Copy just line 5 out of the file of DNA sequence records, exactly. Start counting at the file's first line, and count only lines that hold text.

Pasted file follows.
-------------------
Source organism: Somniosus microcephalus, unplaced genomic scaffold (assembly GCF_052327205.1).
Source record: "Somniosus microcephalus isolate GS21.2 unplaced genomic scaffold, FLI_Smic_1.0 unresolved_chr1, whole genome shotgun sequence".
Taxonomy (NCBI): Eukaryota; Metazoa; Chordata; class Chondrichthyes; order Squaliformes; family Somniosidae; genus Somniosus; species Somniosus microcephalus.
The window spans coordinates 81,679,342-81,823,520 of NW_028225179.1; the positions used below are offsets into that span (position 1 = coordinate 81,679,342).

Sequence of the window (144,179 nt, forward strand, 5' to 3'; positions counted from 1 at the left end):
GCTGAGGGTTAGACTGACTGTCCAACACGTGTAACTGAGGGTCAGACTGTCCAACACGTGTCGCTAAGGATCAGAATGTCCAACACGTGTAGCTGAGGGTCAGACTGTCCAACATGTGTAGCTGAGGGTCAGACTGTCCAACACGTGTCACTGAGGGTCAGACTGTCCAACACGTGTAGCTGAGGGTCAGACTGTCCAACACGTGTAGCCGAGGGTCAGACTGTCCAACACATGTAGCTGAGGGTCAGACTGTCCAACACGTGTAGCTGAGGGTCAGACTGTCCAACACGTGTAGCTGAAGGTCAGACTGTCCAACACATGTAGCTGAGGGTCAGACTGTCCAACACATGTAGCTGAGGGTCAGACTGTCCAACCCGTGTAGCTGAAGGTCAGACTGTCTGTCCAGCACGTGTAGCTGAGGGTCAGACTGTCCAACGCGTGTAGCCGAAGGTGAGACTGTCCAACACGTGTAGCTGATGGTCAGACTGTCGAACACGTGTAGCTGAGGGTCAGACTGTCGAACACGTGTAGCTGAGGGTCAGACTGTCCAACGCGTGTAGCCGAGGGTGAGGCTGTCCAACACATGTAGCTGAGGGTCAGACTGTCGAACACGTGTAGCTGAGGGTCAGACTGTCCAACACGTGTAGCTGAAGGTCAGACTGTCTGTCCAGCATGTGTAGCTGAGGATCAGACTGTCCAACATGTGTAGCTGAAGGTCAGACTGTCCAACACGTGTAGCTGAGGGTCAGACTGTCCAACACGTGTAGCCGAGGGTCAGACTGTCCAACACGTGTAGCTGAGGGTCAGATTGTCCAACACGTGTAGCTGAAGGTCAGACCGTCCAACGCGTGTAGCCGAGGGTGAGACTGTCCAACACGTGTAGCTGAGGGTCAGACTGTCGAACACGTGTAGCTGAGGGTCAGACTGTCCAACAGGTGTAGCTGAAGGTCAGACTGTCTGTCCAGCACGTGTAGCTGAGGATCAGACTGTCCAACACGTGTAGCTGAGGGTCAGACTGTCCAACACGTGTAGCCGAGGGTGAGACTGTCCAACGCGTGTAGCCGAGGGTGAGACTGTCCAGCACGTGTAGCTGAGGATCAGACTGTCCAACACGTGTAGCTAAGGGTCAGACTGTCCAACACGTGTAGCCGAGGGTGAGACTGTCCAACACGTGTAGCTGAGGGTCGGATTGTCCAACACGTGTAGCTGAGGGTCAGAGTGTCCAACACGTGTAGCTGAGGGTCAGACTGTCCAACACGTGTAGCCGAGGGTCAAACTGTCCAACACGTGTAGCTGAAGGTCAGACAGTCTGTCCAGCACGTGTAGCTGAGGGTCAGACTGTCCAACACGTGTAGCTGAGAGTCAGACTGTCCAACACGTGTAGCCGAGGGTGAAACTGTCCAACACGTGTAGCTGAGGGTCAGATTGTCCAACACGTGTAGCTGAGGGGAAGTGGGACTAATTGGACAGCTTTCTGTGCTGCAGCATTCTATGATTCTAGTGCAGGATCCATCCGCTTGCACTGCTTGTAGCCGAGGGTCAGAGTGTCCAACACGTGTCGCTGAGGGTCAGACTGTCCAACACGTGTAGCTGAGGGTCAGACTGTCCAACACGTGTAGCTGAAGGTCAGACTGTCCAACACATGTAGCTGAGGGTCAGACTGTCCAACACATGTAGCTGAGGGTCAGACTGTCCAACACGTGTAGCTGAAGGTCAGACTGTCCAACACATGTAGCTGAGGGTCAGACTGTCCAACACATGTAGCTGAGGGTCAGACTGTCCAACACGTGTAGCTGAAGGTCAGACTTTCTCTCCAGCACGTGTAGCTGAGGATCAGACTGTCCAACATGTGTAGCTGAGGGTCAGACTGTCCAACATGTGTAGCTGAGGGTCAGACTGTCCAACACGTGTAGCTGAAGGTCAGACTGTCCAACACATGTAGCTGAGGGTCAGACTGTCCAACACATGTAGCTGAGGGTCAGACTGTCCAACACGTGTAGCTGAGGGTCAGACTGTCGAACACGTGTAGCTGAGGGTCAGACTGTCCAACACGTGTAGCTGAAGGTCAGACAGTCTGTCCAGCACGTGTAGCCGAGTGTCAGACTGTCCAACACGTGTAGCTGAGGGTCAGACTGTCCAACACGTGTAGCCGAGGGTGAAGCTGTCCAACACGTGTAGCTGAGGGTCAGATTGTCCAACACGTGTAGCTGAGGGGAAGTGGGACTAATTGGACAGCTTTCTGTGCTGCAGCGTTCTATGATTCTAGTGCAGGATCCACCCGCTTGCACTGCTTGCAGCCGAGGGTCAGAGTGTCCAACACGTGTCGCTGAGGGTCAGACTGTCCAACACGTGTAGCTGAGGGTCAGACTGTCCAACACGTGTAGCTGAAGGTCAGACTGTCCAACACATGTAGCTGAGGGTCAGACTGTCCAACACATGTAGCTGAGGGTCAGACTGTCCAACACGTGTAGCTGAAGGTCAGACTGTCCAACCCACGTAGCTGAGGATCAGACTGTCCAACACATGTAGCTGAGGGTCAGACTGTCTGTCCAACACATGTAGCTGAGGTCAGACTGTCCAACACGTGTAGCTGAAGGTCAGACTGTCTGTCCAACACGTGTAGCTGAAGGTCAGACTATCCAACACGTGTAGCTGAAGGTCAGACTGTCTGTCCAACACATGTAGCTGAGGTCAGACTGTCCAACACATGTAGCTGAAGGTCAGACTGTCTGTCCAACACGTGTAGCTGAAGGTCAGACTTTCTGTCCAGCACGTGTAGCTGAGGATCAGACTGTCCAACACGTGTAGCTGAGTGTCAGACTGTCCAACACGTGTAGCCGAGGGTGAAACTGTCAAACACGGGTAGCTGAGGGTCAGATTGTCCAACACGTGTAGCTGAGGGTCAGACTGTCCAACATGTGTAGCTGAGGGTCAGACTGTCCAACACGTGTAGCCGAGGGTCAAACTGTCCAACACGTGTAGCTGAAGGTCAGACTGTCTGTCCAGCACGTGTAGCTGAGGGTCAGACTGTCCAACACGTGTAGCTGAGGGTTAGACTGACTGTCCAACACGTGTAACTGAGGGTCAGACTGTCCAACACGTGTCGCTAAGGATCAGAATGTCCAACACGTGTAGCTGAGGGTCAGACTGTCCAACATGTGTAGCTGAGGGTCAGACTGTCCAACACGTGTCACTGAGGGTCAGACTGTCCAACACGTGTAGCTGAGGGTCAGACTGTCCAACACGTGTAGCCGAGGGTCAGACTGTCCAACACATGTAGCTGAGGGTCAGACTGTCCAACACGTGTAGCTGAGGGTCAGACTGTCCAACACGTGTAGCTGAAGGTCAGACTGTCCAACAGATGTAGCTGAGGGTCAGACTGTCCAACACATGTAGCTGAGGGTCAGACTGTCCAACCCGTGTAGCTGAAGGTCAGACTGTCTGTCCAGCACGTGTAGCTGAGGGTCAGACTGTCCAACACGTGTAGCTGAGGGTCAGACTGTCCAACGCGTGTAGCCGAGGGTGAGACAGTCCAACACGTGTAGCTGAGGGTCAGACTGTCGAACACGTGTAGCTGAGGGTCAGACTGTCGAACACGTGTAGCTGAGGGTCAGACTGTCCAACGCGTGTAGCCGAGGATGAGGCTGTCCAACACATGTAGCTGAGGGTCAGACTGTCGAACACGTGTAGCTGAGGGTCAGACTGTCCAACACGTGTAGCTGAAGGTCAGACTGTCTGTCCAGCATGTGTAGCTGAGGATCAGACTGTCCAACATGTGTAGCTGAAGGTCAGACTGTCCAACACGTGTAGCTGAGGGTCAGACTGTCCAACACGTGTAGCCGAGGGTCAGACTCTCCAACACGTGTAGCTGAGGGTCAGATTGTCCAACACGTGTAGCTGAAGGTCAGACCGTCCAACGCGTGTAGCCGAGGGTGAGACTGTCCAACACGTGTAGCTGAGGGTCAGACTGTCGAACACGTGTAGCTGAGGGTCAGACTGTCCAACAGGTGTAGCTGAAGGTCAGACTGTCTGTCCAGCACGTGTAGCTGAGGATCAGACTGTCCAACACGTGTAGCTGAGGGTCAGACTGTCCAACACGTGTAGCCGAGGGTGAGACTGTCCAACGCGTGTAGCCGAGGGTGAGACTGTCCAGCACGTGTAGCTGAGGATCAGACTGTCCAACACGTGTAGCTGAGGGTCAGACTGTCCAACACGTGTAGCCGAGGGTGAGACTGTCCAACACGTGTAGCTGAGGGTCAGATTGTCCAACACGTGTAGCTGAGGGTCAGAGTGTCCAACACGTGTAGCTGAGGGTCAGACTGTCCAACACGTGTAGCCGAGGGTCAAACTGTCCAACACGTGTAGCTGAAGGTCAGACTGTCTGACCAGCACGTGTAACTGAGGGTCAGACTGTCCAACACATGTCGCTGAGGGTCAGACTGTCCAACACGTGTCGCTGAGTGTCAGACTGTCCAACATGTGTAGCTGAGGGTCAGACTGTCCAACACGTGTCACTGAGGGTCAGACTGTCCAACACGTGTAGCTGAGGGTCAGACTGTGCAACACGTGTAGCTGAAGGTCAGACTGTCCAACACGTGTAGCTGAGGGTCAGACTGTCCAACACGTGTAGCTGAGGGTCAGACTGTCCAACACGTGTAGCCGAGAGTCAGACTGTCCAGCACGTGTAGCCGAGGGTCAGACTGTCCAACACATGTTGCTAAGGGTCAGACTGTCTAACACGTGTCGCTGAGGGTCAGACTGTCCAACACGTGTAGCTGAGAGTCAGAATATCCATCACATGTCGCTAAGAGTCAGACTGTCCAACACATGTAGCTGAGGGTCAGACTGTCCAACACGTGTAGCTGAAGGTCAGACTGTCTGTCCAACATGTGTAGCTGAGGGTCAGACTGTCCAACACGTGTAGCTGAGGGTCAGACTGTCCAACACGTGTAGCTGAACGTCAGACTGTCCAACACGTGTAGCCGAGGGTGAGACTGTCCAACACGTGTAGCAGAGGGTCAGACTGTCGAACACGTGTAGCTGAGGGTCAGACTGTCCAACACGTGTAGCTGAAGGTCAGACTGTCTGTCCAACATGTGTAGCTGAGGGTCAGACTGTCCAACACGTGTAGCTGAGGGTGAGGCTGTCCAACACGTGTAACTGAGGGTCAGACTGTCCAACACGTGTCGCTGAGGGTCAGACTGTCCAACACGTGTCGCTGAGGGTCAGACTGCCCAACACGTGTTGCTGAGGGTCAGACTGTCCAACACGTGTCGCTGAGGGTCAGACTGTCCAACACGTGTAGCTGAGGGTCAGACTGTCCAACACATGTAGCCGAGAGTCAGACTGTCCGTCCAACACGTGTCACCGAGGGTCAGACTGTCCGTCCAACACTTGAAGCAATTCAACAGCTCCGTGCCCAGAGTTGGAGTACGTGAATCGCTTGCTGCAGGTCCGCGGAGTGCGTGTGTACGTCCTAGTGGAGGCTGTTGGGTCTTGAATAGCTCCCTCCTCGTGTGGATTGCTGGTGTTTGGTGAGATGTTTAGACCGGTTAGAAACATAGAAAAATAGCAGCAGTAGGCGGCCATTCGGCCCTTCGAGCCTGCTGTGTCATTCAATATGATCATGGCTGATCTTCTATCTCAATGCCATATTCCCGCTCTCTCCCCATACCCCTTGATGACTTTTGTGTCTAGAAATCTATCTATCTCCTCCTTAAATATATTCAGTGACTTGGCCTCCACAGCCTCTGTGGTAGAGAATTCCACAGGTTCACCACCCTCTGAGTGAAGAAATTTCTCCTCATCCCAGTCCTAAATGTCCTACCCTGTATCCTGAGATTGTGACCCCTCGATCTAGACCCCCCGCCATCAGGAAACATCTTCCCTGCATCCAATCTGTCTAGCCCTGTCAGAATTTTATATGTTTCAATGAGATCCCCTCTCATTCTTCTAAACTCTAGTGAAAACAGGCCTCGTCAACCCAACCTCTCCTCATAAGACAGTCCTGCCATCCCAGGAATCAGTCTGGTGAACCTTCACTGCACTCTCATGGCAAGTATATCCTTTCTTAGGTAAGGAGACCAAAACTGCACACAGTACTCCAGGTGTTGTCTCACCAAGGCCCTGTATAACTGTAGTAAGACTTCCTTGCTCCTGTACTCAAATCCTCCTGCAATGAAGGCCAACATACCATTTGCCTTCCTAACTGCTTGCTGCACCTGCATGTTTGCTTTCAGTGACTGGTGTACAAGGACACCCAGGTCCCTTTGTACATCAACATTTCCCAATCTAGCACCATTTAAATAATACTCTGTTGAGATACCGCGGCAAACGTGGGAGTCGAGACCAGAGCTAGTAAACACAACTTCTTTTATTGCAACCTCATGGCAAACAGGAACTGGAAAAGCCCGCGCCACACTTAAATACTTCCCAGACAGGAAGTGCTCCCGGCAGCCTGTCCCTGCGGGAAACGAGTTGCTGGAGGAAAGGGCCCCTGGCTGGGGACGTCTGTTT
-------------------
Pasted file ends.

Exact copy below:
Sequence of the window (144,179 nt, forward strand, 5' to 3'; positions counted from 1 at the left end):